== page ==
Perinatal Mood and Anxiety Disorders (PMAD)
Contacts and Resources
- Perinatal Mental Health Support
- Depression or Anxiety During and After Pregnancy
- Support for BIPOC Parents
- Support for LGBTQ+ Parents
Information for Parents and Caregivers
Information for Health Care Providers
Information for Public Health
Perinatal Mental Health - Information for Parents and Caregivers
Screening for postpartum depression and anxiety is one way for your healthcare provider to find out more information about how you have been feeling and coping during and after pregnancy. If you screen positive for postpartum depression or anxiety, your healthcare provider may recommend and refer you to treatment to help you get the help you need.
Take the time to learn about what to expect when you are screened for postpartum depression or anxiety and if a screening result is positive.
Screen Pregnant People and New Parents
National organizations for healthcare professionals (OBGYN, Family Medicine, Pediatricians, etc.) recommend screening for anxiety and or depression for all new and expectant parents during and after pregnancy, and through the first year after birth. Screening is just one way for your healthcare provider to find out more information about how you have been feeling and coping during and after pregnancy.
Commonly used screening surveys are:
- EPDS (Edinburgh Postnatal Depression Screening)
- PASS (Perinatal Anxiety Symptom Screening)
- GAD7 (Generalized Anxiety Disorder Screener)
- PHQ9 (Patient Health Questionnaire)
You may be asked to complete screenings or checklists while you wait in the waiting room, or in a provider’s office. Sometimes answering these questions, can feel uncomfortable, or confusing. Please know it is OK to ask clinic staff questions, or if you aren’t sure what is being asked to have them explain it. Most screenings are available in multiple languages, and can also be read to you, if you prefer.
In Minnesota, screening for postpartum depression (of the parent not baby) can be done in the infant well child check and billed to the infant’s insurance.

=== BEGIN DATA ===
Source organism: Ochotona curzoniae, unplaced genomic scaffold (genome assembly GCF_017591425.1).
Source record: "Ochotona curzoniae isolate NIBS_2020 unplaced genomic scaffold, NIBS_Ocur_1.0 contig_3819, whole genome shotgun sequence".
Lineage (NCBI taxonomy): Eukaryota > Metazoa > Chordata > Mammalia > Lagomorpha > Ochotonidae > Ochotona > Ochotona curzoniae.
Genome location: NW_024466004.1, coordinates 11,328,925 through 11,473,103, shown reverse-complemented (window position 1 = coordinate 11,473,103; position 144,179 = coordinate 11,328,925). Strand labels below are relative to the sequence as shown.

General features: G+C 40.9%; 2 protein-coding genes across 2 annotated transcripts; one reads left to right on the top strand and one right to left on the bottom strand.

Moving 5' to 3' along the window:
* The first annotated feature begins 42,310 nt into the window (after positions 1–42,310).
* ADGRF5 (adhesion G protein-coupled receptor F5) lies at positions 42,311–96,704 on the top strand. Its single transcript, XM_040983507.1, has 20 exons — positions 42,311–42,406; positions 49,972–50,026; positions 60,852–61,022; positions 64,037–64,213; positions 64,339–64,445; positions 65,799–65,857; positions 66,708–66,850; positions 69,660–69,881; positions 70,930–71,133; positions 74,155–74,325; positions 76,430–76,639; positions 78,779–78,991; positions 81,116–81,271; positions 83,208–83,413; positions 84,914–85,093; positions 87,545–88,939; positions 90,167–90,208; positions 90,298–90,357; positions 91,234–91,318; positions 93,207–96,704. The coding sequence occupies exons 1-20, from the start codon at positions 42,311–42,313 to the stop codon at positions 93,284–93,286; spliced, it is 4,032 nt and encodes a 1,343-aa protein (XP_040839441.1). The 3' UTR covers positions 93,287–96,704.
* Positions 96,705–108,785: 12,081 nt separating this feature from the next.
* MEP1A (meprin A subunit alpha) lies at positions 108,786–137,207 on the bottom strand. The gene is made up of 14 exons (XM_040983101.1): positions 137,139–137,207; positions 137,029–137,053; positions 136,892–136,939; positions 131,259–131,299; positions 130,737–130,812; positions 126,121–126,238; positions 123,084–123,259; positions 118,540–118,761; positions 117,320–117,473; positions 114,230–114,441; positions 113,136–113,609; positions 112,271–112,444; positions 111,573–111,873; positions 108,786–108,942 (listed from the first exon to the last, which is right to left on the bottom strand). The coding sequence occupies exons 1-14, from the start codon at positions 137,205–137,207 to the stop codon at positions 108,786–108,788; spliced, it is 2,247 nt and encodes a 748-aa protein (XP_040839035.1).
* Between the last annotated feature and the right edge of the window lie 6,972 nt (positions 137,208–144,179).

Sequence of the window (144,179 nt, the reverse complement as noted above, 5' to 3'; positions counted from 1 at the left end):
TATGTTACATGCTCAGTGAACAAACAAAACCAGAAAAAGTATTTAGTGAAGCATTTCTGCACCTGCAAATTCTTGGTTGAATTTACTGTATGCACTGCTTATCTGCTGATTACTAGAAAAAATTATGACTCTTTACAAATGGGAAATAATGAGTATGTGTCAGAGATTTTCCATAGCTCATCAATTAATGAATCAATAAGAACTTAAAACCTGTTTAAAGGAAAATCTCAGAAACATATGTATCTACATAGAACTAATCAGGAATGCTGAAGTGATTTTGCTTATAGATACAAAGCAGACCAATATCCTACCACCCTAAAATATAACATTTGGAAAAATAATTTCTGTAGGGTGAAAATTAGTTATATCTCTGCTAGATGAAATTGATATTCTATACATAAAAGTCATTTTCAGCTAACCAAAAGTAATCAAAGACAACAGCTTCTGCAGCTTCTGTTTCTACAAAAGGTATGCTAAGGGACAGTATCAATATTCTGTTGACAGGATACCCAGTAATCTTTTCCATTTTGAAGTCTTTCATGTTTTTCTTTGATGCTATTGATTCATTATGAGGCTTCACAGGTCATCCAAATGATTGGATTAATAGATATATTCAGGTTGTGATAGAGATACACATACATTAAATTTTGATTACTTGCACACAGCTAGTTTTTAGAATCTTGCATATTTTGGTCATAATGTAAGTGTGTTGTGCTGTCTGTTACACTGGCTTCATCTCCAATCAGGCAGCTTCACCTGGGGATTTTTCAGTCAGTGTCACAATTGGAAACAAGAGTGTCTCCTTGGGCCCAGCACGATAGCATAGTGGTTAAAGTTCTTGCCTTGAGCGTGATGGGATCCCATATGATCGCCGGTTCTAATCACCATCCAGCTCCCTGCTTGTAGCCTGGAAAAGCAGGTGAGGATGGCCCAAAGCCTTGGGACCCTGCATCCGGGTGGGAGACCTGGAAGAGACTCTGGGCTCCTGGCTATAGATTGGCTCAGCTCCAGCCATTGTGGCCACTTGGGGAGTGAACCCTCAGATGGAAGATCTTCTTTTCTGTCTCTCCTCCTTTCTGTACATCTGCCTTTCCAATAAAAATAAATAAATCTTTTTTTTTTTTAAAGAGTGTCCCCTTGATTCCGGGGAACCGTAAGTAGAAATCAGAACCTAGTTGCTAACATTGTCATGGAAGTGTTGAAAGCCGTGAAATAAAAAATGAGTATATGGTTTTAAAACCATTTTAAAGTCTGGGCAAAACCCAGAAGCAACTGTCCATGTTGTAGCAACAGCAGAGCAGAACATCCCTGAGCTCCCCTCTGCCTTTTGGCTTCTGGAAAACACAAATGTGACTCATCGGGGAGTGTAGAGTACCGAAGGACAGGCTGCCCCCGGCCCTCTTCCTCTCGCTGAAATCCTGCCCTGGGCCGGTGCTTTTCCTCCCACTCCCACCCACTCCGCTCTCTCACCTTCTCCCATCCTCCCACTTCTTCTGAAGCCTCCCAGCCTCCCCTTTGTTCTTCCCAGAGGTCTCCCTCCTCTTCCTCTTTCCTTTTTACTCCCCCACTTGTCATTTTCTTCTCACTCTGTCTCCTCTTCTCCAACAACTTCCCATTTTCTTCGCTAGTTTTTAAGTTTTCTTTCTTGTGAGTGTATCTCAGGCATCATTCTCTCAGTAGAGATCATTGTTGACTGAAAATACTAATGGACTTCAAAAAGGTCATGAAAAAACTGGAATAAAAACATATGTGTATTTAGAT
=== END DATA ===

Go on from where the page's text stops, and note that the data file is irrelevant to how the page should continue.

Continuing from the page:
Additional information about routine screenings of birthing people and or parents, or to download screening surveys in English or other languages are listed below.
Commonly Used Mental Health Screening Tools Before or After Birth
These screenings, surveys, or checklist tools may be given to you at your clinic, family home visit, or doctor’s office. These tools can be given to pregnant or postpartum parents, and partners, adoptive parents or others who are caring for a baby or young child. Many of the screening tools are available in different languages.
The EPDS is the most used depression screening tool for birthing people and their support partners. It has been translated into more than 60 languages and has been approved for use with adolescents and partners of the birthing parent.
EPDS in other languages can be found at Perinatal Services BC and Health Translations.
The PASS asks questions about anxiety, worry or overthinking during and after pregnancy. It asks different questions about when you may feel anxious at different times, and in different situations.
The PHQ-9 is not specific to pregnancy or postpartum, but it is very often used in primary care settings for perinatal depression screening.
This tool is available in multiple languages.
Universal screening for substance use can begin at the start of pregnancy and can lead to earlier initiation of treatment. You may be asked questions about if you have used alcohol or illicit drugs during your pregnancy, or if you have a personal or family history of substance use.
In 2021, Minnesota legislators made changes to the Minnesota Statute 260E.31 REPORTING OF PRENATAL EXPOSURE TO CONTROLLED SUBSTANCES. This law now supports pregnant people to continue to receive care during and after a pregnancy if they are using substances. For birthing people that continue attending providers appointments and are making efforts to not use substances during pregnancy, their providers are not required to report them to a local welfare agency. However, providers must report to a local welfare agency if the birthing person stops attending providers visits or are no longer working on a plan to stop using substances during pregnancy.
Screening Tools for Refugees and Asylum Seekers
The Minnesota Well-being and Emotions Check (WE-Check) tool can be used to assess adults ages 18 and older. The tool consists of five questions about common reactions and feelings that people might have when they have experienced things like war, loss, or political violence. The tool is also available in different languages (under Screening Tool).
What if I screen “positive”?
Screening “positive” means that the answers you gave on your checklist indicate that you might be feeling depressed, sad, anxious, nervous, or having other signs. People testing positive may benefit from talking with someone trained in supporting new and expectant parents experiencing these feelings.
It is best to identify the need for help early, so that you can get the support that you need.
Ask at your doctor’s office if you would like some recommendations for someone to speak with about your feelings. Some offices have staff to help you find someone to meet with, and help you make an appointment.